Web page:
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indicator value unit
Population 1.9 mil.
Visitors per year 6.2 mil.
Renewable energy %

How’s Life?

Latvia has made rapid progress in adjusting its economy since the economic crisis, as illustrated by its successful entry to the euro area at the beginning of 2014. Unemployment has come down considerably, but long-term unemployment and emigration remain issues. Latvia performs well in few measures of well-being in the Better Life Index, ranking above the average in education and skills, work-life balance, and environmental quality. It is below the average in income and wealth, jobs and earnings, housing, health status, social connections, civic engagement, , personal security, and subjective well-being. These rankings are based on available selected data.

Money, while it cannot buy happiness, is an important means to achieving higher living standards. In Latvia, the average household net-adjusted disposable income per capita is USD 16 275 a year, much lower than the OECD average of USD 33 604  a year. There is a considerable gap between the richest and poorest – the top 20% of the population earn nearly seven times as much as the bottom 20%.

In terms of employment, 70% of people aged 15 to 64 in Latvia have a paid job, slightly above the OECD employment average of 68%. Some 72% of men are in paid work, compared with 68% of women. In Latvia, just over 1% of employees work very long hours, considerably less than the OECD average of 11%, with some 2% of men working very long hours compared with just under 1% of women.

Good education and skills are important requisites for finding a job. In Latvia, 88% of adults aged 25-64 have completed upper secondary education, higher than the OECD average of 78%. This is truer of women than men, as nearly 91% of women have successfully completed high-school compared with 84% of men. In terms of the quality of the educational system, the average student scored 487 in reading literacy, maths and science in the OECD's Programme for International Student Assessment (PISA), slightly more than the OECD average of 486 points. On average in Latvia, girls outperformed boys by 18 points, much higher than the average OECD gap of 2 points.

In terms of health, life expectancy at birth in Latvia is 75 years, five years below the OECD average of 80 years. Life expectancy for women is 80 years, compared with 70 for men. The level of atmospheric PM2.5 – tiny air pollutant particles small enough to enter and cause damage to the lungs – is 10.6 micrograms per cubic meter, lower than the OECD average of 13.9 micrograms per cubic meter. Latvia performs slightly below the OECD average in terms of water quality, as 79% of people say they are satisfied with the quality of their water, below the OECD average of 81%.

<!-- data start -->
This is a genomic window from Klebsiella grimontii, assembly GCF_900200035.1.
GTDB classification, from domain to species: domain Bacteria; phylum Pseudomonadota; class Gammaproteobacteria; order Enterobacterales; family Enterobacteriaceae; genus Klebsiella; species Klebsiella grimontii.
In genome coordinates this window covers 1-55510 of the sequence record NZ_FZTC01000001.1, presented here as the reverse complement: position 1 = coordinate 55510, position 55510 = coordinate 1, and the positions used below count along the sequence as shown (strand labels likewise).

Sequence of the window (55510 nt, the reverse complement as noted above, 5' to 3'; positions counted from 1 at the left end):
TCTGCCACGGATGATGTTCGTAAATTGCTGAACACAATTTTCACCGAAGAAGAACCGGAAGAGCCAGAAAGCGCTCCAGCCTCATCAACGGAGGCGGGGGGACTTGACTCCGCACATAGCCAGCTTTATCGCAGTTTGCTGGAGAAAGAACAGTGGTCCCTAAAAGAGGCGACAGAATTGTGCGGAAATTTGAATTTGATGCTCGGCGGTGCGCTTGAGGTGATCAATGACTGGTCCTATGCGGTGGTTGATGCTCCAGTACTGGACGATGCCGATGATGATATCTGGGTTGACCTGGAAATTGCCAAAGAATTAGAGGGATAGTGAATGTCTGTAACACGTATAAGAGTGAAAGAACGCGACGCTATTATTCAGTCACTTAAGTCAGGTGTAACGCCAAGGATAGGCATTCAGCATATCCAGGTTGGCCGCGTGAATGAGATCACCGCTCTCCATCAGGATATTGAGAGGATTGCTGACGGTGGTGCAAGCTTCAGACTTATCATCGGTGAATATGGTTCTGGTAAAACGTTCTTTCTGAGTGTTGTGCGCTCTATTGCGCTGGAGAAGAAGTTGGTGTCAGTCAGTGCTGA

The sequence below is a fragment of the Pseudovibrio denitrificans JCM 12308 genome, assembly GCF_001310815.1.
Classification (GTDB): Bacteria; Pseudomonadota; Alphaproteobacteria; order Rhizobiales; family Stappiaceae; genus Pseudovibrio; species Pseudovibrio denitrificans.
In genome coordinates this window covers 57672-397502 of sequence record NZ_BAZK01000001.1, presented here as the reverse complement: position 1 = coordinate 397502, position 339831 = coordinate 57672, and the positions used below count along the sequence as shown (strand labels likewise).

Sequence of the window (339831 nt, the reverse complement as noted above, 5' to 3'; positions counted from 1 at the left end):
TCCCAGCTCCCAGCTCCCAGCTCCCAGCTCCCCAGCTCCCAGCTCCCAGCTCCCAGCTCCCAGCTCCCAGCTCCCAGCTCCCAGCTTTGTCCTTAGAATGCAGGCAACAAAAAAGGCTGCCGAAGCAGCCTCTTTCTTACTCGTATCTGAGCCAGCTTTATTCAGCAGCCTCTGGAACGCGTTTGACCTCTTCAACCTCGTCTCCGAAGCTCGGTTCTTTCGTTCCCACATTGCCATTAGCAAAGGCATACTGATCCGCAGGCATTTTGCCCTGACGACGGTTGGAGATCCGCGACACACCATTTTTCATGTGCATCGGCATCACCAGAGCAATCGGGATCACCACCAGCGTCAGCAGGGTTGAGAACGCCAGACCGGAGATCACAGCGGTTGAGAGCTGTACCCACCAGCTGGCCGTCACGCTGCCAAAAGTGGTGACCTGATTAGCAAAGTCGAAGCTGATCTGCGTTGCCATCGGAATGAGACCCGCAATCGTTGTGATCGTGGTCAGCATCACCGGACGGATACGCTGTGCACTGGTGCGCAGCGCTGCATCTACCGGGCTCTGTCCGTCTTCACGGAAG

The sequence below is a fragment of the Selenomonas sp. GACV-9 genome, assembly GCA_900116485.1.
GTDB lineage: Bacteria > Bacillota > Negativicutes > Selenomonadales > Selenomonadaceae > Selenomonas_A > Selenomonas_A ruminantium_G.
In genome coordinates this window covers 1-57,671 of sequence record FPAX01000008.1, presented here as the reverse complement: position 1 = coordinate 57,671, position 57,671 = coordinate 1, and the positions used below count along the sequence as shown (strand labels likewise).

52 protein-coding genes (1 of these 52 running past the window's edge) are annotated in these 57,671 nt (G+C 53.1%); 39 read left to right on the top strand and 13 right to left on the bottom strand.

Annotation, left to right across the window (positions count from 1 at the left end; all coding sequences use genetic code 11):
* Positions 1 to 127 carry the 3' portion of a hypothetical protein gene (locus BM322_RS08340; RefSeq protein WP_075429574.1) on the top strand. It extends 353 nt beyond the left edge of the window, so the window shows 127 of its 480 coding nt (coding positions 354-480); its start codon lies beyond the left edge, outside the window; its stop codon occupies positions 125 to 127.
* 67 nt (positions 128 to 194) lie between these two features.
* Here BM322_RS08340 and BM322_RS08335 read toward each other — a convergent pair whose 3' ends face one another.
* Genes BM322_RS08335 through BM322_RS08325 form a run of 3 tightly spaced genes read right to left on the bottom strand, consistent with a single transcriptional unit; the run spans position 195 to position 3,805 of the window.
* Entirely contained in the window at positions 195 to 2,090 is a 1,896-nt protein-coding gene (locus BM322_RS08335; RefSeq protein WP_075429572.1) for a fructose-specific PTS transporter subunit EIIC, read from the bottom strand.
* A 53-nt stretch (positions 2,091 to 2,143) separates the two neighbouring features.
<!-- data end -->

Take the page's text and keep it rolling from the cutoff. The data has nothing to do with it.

Concerning the public sphere, there is a strong sense of community and a moderate level of civic participation in Latvia, where 86% of people believe that they know someone they could rely on in time of need, less than the OECD average of 89%. Voter turnout, a measure of citizens' participation in the political process, was 59% during recent elections, lower than the OECD average of 68%.

In general, Latvians are less satisfied with their lives than the OECD average. When asked to rate their general satisfaction with life on a scale from 0 to 10, Latvians gave it a 5.9 grade on average, lower than the OECD average of 6.5.

For more information on estimates and years of reference, see FAQ section and BLI database.


OECD in Action

OECD Economic Surveys: Latvia

OECD’s periodic surveys of the Latvian economy. Each edition surveys the major challenges faced by the country, evaluates the short-term outlook, and makes specific policy recommendations. Special chapters take a more detailed look at specific challenges. Extensive statistical information is included in charts and graphs.

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Latvia in Detail